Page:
2020 is drawing to a close and with it the lovely planetary show that has graced our skies these past few months, as the planets gear up for their final act before retreating or disappearing altogether. Skywatchers will be wowed by the lovey-dovey duo of Jupiter and Saturn, while Venus and Mars linger on the celestial stage... amid a backdrop of shooting stars.
Closer than ever
The show-stopping event of December is without a doubt the Great Conjunction of Jupiter and Saturn. With orbital periods of 12 and 30 years, respectively, the two giant planets appear close together in the sky—from our viewpoint on Earth—only every 20 years or so. However, the minimum gap varies from one conjunction to another depending on the planets’ relative position to the nodes of their slightly inclined orbits. On December 21, 2020, Jupiter and Saturn will be separated by just 6 arc minutes, or 1/10th of a degree! As a reminder, the full Moon is ½ a degree across. This is the closest Great Conjunction since 1623, and we won’t see Jupiter and Saturn this close together again before 2080.
Here are a few tips to ensure you get the best views of this unique show. Look for the planetary duo very low on the horizon as the Sun sets. You’ll only have a short viewing window before the planets sink below the horizon, barely two hours after the Sun. If you have a clear view of the southwestern horizon, try your luck at spotting these remarkably and persistently bright beacons of light as soon as darkness gathers. To the naked eye, the two planets will shine almost as one, but with Jupiter blazing ten times brighter than Saturn, the duo will appear “lopsided.” Any instrument will deliver sharper views of the finer details. Even a medium-power telescope (150X) will capture both giant planets and some of their moons in the same field of view. You’ll see the four Galilean satellites gracefully orbiting Jupiter, with Titan—due north of Saturn—appearing to loom over the entire scene.
December 21 marks the climax of this Great Conjunction, but the two planets rub shoulders throughout the month. They appear less than one degree apart from December 12 to 29. Take the time to admire their progression before and after the key date of December 21, bearing in mind that the viewing window (before the planets set for the night) shrinks with every passing evening. On December 16, a very thin crescent Moon glides about 3 degrees below the planetary duo; a similar scene repeats the next day, as the growing lunar crescent sits slightly above the pair.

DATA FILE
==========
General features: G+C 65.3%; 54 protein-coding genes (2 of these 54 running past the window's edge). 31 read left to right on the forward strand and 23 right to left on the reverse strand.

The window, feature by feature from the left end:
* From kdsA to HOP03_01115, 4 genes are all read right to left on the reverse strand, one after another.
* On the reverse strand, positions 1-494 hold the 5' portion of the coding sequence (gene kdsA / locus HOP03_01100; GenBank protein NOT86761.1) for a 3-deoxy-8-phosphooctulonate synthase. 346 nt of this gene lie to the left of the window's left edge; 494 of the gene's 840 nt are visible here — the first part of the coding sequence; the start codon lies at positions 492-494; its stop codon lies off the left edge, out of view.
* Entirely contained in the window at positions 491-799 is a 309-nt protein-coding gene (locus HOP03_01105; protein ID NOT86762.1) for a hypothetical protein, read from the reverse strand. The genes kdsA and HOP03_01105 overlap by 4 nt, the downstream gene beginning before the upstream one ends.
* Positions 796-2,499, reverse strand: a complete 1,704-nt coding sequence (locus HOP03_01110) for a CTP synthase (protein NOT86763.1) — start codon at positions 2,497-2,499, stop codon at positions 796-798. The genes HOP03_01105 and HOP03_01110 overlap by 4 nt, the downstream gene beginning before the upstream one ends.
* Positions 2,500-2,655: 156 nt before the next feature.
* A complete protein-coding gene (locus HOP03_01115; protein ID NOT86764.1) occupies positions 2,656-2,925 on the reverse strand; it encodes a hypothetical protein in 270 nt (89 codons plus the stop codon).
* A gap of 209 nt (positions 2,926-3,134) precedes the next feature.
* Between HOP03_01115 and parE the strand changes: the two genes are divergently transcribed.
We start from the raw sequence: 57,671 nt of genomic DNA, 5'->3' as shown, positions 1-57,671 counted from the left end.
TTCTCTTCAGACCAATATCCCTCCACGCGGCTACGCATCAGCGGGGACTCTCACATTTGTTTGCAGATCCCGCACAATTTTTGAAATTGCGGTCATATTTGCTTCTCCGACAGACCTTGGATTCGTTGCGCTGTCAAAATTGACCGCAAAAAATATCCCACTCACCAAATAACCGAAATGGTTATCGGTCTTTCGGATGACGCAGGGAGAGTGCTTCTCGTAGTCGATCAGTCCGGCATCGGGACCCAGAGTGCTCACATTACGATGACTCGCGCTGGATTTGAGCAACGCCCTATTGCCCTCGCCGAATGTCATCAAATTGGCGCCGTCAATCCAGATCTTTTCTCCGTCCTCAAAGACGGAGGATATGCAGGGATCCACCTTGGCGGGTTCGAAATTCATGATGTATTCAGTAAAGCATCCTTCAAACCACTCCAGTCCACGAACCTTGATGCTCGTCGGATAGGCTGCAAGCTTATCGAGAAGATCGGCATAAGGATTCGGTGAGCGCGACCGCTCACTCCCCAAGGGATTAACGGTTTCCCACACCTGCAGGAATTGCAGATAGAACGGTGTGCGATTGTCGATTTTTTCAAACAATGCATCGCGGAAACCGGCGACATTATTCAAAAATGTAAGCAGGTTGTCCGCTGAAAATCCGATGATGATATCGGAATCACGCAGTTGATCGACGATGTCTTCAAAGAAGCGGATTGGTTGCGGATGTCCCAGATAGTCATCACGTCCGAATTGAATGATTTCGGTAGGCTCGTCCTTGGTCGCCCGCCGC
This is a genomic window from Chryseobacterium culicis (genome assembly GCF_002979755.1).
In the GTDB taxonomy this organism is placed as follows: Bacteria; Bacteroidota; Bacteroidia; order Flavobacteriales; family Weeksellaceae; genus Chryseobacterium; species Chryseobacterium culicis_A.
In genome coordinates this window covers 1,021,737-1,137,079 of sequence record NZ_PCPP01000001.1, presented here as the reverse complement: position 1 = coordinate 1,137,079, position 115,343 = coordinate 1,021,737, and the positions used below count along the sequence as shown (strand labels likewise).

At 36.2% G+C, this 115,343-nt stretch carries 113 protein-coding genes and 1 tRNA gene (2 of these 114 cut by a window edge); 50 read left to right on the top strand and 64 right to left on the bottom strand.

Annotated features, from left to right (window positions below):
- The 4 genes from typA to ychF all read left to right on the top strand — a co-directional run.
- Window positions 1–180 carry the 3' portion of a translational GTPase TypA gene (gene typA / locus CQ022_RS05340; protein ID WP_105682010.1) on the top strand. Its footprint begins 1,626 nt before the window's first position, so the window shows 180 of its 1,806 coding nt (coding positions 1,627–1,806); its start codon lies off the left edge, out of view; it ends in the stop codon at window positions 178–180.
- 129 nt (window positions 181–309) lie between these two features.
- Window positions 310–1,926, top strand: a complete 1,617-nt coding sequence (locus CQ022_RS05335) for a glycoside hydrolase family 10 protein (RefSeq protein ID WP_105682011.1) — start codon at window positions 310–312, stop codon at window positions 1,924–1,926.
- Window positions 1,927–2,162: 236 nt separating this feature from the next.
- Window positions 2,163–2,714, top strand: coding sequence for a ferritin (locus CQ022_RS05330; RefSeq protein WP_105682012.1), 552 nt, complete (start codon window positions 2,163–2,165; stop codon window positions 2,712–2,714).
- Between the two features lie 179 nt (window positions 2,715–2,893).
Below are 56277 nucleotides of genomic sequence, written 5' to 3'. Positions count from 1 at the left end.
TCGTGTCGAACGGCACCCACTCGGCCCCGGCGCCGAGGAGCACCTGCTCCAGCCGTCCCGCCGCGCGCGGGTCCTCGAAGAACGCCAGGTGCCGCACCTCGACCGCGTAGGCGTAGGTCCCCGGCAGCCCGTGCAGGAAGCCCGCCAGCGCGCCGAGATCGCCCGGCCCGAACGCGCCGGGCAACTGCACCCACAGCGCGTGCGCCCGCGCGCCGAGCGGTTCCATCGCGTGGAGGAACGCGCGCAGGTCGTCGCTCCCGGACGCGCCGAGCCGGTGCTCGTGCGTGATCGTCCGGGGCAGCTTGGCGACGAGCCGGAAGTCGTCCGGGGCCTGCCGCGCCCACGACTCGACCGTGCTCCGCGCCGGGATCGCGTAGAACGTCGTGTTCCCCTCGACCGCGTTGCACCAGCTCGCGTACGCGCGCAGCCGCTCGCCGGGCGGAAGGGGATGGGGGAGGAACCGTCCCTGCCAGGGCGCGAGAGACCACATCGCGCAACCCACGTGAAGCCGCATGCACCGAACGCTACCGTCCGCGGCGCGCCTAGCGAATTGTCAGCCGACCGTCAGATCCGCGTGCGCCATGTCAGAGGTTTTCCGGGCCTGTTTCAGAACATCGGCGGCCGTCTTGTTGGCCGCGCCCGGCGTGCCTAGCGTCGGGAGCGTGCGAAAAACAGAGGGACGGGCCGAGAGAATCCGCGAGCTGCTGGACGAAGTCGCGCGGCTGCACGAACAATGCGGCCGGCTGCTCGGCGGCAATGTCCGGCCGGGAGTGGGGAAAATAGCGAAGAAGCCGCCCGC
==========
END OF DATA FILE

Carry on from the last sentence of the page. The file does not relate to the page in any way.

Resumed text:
Venus, a fading morning beacon
Since reaching its greatest elongation on August 12, Venus has been slowly working its way toward the Sun. The planet then rapidly heads downward in December, in a clear “changing of the guard” move. It gradually exits the morning sky, and by spring 2021, will begin to illuminate our evening skies. Venus can still be easily spotted just west of Libra at the beginning of the month, from two hours before sunrise until the crack of dawn. However, as the planet heads toward the Sun, it crosses the entire constellation in just two weeks. After a brief pass over Scorpio’s pinchers, it ventures into Ophiuchus as of December 21. So, anyone hoping to catch a glimpse of its glow in the hour before the Sun rises must have a clear, unobstructed view of the southeastern horizon. A romantic scene awaits you on December 12 and 13, when a very thin crescent Moon snuggles up to Venus. Your best bet is the 12th, when the lunar crescent will be slightly thicker and higher than on the 13th, and located a mere 4½ degrees to the upper right of the Shepherd’s Star.
Mars, still bright red and spectacular
The Red Planet has lost some of its glory since its opposition on October 13 but can still be easily seen in December. It reigns supreme in the constellation Pisces, where no other objects compete for attention, except of course for a lovely waxing gibbous Moon that drops in for a visit on the 23rd. Mars is still perched high in the south in the early evening, and its westward dive takes place in the first half of the night. As the month progresses, you’ll see its brightness fade by half after passing the symbolic magnitude –1 threshold on December 5.
An exceptional year for the Geminids
The Geminids are considered the most consistent and reliable meteor shower year after year. And 2020 is shaping up to be an excellent year as this shower, known for its relatively slow but bright meteors, is expected to peak on the moonless night of December 13. The radiant, which lies near the star Castor, is visible all night long and culminates around 2 a.m., less than 15 degrees from the zenith. This means we can hope to see about 70 shooting stars per hour under perfectly clear skies away from light pollution! What a great way to enjoy those beautiful, cold winter nights.